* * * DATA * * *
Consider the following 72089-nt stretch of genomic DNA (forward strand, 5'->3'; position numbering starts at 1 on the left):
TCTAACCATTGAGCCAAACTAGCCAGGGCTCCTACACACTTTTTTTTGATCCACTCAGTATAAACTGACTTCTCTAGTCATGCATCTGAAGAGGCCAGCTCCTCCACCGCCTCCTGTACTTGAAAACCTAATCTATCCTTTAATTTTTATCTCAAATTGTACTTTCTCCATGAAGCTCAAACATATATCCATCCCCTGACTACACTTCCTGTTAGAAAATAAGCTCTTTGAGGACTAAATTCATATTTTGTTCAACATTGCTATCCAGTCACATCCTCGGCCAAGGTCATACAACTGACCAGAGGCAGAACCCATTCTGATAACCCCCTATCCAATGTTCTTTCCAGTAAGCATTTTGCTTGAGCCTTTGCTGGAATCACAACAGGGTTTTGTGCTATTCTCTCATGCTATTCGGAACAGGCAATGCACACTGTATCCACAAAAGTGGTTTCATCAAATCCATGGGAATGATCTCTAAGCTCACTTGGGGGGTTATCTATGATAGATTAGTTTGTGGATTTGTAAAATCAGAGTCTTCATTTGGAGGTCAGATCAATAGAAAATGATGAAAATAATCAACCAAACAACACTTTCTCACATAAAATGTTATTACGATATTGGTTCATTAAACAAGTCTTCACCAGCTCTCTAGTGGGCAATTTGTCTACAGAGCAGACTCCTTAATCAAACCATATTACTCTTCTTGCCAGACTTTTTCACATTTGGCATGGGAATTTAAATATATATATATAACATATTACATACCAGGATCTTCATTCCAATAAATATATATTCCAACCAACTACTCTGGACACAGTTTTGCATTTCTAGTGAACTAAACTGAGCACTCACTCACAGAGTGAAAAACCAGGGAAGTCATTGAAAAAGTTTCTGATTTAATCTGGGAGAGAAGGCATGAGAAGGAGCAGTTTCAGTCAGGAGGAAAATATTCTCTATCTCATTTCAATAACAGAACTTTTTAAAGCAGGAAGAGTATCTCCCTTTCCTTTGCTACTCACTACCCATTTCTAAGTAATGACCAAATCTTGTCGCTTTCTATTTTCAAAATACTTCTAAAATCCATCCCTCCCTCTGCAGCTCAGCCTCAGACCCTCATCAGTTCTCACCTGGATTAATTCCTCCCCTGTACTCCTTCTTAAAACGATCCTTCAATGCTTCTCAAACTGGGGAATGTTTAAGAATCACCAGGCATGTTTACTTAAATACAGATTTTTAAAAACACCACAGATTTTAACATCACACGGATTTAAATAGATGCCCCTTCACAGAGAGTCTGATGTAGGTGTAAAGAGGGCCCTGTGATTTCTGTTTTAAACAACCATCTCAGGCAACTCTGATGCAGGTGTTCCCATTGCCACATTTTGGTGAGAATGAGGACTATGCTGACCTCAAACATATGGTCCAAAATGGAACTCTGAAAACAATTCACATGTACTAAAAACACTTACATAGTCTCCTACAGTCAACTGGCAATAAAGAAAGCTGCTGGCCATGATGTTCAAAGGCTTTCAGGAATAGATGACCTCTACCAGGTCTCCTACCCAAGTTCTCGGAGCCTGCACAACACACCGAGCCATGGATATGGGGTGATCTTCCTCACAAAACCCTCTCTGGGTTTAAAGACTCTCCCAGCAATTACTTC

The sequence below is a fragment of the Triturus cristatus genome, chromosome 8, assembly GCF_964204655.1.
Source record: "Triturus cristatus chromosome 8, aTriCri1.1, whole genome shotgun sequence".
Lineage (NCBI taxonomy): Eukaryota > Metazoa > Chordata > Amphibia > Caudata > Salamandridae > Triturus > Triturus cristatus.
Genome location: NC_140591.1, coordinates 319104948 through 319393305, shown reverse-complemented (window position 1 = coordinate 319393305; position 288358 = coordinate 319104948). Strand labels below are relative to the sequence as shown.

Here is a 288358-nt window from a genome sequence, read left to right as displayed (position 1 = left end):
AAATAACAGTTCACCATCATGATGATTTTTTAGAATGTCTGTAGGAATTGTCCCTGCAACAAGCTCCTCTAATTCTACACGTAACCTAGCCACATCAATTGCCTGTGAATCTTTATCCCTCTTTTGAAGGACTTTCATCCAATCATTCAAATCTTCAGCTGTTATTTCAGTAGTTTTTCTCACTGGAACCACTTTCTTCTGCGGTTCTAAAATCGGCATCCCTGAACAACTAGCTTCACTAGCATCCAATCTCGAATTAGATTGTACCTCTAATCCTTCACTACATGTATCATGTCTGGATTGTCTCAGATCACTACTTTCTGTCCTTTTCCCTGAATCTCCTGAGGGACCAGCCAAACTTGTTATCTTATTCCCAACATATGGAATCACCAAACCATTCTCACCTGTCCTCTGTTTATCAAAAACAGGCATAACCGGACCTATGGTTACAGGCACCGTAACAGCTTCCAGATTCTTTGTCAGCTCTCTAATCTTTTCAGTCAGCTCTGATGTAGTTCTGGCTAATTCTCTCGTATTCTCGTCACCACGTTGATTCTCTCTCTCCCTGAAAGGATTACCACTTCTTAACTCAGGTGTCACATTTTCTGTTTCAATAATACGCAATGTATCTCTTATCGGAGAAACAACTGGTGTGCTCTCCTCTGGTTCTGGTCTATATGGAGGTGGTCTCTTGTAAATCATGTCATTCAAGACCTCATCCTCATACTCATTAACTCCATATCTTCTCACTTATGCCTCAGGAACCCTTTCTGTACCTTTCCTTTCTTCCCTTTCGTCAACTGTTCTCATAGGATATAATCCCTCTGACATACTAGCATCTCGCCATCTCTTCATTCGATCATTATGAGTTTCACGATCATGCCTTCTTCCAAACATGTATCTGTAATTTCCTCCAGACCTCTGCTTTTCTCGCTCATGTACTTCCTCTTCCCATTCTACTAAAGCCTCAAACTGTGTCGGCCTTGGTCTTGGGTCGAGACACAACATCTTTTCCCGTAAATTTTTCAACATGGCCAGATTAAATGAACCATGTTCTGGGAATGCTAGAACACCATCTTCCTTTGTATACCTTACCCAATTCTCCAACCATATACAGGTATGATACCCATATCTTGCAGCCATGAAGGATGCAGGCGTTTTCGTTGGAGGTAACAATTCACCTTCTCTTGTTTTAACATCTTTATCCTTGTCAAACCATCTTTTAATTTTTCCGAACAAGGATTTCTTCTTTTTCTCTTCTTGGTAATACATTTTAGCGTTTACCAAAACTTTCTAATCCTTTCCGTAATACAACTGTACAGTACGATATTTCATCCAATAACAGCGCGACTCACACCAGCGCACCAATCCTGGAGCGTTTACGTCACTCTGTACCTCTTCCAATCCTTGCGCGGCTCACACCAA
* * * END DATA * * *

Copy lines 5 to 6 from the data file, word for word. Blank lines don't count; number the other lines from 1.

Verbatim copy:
Lineage (NCBI taxonomy): Eukaryota > Metazoa > Chordata > Amphibia > Caudata > Salamandridae > Triturus > Triturus cristatus.
Genome location: NC_140591.1, coordinates 319104948 through 319393305, shown reverse-complemented (window position 1 = coordinate 319393305; position 288358 = coordinate 319104948). Strand labels below are relative to the sequence as shown.